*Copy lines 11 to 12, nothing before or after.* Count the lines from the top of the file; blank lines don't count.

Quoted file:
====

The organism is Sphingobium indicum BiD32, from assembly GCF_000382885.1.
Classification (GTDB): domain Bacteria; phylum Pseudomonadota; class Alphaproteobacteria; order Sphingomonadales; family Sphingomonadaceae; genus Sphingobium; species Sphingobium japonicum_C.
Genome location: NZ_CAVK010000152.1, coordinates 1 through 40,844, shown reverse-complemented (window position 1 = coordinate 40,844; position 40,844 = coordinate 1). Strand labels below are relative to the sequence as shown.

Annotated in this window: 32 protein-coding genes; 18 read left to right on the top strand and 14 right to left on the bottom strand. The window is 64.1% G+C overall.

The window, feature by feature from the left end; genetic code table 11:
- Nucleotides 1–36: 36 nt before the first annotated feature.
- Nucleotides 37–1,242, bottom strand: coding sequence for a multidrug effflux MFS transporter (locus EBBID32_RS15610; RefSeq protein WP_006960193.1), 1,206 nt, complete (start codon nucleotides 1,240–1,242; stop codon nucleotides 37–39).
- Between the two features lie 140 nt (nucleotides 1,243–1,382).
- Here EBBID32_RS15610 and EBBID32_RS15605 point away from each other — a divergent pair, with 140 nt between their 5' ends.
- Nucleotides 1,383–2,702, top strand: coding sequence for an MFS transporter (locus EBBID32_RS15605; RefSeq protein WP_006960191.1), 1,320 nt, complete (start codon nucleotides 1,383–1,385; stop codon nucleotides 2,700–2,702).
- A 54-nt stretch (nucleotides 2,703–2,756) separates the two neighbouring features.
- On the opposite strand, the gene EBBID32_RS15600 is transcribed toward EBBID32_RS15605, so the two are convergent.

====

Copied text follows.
- A 54-nt stretch (nucleotides 2,703–2,756) separates the two neighbouring features.
- On the opposite strand, the gene EBBID32_RS15600 is transcribed toward EBBID32_RS15605, so the two are convergent.